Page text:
catapult magazine

catapult magazine

Vol 4, Num 14 :: 2005.07.15 — 2005.07.28


Beyond a reasonable doubt

The story of Steven Truscott, I suspect, is unknown to catapult magazine?s American audience, so I will spend a little time here giving a simple summary. On July 9, 1959, in the heartland of rural Ontario near the small town of Clinton, not too far from where I grew up, a 12-year-old girl named Lynn Harper went missing. The last person known to have seen her was the 14 year-old Truscott, who does not deny having given her a ride on his bike from school immediately prior to her disappearance. What follows cannot be verified with absolute certainty, but the story Truscott tells is bound to raise anyone?s suspicions. The two were supposed to have parted company at a nearby road where Lynn hopped in a car driven by a man, presumably, whose identity to this day remains a mystery. Convicted later in the year, Truscott was the youngest Canadian to ever sit on death row. The stiff penalty was commuted to a life imprisonment a few months later when the Canadian government outlawed the death penalty. Ten years later Truscott was quietly released; he assumed an alias; and he made a new life for himself. To this day he denies the truth of the charges brought against him.

W5, a Canadian version of 60 Minutes, aired questions in 2000 concerning whether the case against him had been proven beyond a reasonable doubt. The show attracted attention from representatives in the Canadian Parliament where it was said, ?The case against Truscott was based on ambiguous, circumstantial and inconsistent testimony from children, impossible medical analysis of the murder victim and Mr. Truscott himself.? The following year Truscott himself filed a formal request for a review of his case.

This particular case is worthy of some reflection, as are the many like it, because it brings into question a much larger issue for Christians concerned with seeing the Lord?s justice done in the world. In the example of Steven Truscott there is a very large potential that the law condemned the wrong man, or, as it is in this case, boy. What then do we make of a ?miscarriage of justice??

Allowing for the fact that I can?t prove Truscott?s innocence, let me use him as an example of an innocent man declared guilty. There is another side to a definition of a miscarriage of justice; the opposite, the guilty declared innocent, is also a very real possibility. If we were to put a few people in a room together and asked them to compile a list of notorious criminals who escaped punishment because of some escape clause or failure on the part of the investigators to collect the evidence properly, their efforts could produce a lengthy list. Though I make no claim to notoriety, I might put my name at the bottom of that list because of a parking ticket I received which was torn up when the Parking Authority realized the police officer who had written the ticket had gotten the date wrong. The devil is in the details; and the good guys do finish last because they aren?t pushing the envelope.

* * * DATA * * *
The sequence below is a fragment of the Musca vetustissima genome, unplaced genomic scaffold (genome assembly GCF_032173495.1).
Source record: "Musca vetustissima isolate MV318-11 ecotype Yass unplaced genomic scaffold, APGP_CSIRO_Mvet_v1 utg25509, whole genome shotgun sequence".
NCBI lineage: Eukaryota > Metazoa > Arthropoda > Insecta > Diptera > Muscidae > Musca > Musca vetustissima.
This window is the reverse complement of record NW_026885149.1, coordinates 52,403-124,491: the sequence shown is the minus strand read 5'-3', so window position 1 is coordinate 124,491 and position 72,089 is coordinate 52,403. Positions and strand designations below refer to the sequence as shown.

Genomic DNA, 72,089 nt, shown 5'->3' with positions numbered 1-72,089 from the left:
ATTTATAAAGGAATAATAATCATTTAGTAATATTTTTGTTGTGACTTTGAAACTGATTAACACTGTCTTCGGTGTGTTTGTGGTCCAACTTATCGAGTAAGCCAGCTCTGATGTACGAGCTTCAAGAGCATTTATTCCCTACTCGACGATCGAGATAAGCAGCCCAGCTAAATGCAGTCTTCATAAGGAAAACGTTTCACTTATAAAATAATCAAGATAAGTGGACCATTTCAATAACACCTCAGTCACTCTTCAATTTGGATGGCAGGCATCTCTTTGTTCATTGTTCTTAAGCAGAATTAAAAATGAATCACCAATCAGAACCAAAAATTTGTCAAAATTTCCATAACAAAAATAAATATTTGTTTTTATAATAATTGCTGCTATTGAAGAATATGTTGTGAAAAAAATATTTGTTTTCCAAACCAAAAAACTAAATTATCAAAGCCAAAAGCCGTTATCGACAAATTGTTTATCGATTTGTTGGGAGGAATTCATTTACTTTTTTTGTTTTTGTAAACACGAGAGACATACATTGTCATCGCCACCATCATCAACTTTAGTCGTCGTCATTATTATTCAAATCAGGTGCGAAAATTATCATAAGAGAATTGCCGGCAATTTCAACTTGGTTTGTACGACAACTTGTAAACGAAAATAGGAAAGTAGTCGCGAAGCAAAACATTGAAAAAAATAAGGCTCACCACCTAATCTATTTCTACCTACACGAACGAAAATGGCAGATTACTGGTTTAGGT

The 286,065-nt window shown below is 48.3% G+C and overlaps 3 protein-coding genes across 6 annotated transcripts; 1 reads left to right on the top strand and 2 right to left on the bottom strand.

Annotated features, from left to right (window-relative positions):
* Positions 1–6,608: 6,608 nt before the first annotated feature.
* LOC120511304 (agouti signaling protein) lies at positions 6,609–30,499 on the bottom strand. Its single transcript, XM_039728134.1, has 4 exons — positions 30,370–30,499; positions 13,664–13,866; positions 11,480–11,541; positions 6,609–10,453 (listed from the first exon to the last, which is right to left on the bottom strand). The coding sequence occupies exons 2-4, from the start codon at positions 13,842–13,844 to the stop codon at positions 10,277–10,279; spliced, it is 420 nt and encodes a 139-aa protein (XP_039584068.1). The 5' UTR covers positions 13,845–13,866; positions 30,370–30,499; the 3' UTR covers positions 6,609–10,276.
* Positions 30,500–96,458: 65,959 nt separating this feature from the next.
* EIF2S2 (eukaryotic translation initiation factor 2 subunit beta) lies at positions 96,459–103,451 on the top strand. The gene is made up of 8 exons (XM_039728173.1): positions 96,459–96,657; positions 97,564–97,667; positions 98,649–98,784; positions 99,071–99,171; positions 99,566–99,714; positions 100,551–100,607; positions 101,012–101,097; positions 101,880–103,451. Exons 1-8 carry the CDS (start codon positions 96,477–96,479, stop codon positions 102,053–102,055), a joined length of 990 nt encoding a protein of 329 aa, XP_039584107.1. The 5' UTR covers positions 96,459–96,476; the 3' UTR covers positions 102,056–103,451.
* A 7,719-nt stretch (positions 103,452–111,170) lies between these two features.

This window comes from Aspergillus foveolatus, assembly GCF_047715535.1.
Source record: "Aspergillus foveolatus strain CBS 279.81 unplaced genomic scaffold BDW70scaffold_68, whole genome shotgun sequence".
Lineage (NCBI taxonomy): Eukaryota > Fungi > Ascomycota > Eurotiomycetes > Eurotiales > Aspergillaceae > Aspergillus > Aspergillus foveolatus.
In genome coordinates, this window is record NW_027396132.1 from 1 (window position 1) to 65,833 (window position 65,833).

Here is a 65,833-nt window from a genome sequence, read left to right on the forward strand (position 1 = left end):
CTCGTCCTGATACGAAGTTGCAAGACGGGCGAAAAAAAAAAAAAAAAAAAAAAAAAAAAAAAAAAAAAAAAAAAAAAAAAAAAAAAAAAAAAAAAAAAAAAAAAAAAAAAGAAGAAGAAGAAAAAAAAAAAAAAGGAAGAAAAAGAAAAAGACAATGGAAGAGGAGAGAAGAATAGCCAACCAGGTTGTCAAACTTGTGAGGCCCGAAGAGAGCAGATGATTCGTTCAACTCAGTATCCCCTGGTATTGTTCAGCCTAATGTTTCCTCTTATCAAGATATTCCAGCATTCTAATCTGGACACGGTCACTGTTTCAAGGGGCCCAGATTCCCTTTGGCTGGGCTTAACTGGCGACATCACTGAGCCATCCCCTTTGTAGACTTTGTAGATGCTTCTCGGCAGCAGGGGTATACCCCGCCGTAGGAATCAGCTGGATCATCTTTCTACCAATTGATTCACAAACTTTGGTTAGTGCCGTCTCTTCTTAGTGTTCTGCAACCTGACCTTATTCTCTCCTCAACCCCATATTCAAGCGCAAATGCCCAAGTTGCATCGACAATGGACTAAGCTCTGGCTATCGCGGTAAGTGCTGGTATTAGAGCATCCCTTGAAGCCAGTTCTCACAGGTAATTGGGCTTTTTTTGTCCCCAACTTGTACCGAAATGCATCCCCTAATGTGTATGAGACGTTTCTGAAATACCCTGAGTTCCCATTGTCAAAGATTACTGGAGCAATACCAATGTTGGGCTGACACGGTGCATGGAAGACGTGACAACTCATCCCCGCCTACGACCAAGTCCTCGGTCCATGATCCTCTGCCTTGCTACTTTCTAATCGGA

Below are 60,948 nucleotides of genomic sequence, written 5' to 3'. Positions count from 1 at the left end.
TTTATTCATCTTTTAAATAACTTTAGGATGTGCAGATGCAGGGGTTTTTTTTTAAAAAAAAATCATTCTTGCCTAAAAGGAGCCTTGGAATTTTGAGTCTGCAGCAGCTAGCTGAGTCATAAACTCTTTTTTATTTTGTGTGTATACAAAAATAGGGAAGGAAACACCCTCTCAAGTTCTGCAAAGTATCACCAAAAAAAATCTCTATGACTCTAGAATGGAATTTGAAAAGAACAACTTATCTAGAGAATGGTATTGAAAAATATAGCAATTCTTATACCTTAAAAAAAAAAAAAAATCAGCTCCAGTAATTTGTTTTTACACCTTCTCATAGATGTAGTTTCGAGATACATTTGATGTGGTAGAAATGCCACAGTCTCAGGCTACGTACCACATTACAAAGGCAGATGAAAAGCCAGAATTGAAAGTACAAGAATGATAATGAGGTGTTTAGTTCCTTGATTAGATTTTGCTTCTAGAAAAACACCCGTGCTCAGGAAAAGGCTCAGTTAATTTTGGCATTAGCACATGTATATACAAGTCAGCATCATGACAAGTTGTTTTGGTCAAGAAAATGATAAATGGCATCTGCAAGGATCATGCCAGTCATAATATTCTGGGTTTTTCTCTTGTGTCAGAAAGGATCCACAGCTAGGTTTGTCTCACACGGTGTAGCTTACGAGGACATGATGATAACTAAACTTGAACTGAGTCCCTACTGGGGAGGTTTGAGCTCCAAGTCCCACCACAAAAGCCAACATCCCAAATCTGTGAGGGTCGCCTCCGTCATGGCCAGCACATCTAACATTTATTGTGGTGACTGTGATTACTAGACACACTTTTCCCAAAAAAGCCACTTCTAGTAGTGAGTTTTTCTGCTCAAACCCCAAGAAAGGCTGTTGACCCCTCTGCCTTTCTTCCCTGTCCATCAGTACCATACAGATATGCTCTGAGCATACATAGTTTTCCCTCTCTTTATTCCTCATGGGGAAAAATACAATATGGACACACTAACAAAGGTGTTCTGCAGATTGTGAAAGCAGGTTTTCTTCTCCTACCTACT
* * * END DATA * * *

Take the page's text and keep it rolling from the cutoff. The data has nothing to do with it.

In the true spirit of the law I should have paid the $40.00 parking ticket. I was guilty of a parking infraction, no two ways about it. Had I attempted to do so, however, I am not sure the clerk would have known how to deal with my request. The ticket had already been stricken from the records, which left no paper trail to connect my money to a specific parking infraction. I suppose she could have pocketed the cash herself.
These things said, many Christians are angered over the inability of our current legal systems to punish crime and dispense justice. Frustration only grows when the very legal system appears to have been turned on its head in defending what it should be prosecuting.

A Christian can very easily claim that current laws have no true spirit, but only letters; though a deeper analysis of the present situation would show that the rights of the individual drive our legal systems. Either way, the outcome is the same, for when the rights of the individual become the basis for law, all that is left to make a legal judgment is the letter.

But then there is the case of Stephen Truscott. I am inclined to take him at his word and believe that he did not kill Lynn Harper, especially when I consider the amount of circumstantial evidence brought against him. If I may be allowed to make this conclusion, perhaps I can take another step. The case built against Truscott was an extrapolation from established facts that were meant to prove beyond a reasonable doubt that he was guilty. I do not think it too much to say that even a judge and jury attentive to the true spirit of the law, as a Christian would define this, could be expected to have declared him not guilty. If he will be exonerated, that is because it was demonstrated that a case was not proved beyond a reasonable doubt?which is not to say we can be sure of his innocence, but only that there is not enough evidence, i.e details, to confirm his guilt. The devil may be in the details; but the Lord works in mysterious ways.

Though we may faithfully believe that a Christian morality and sense of justice offers a better way to be human, even this falls short of the mark. There is no shame in admitting this much.

Because of this, some might draw a rash conclusion that right and wrong are both part of an illusion covering over an amoral paradise?somewhere beyond good and evil. For the Christian this is an offensive proposition, but it still contains a small truth. Living for the coming of the God?s Kingdom demands two things: to seek the Lord?s justice, and to acknowledge a human inability to ultimately see it done. Beyond human efforts to see justice done, beyond human attempts at defining good and evil we find Christ, who promises to one day soon make all things new.

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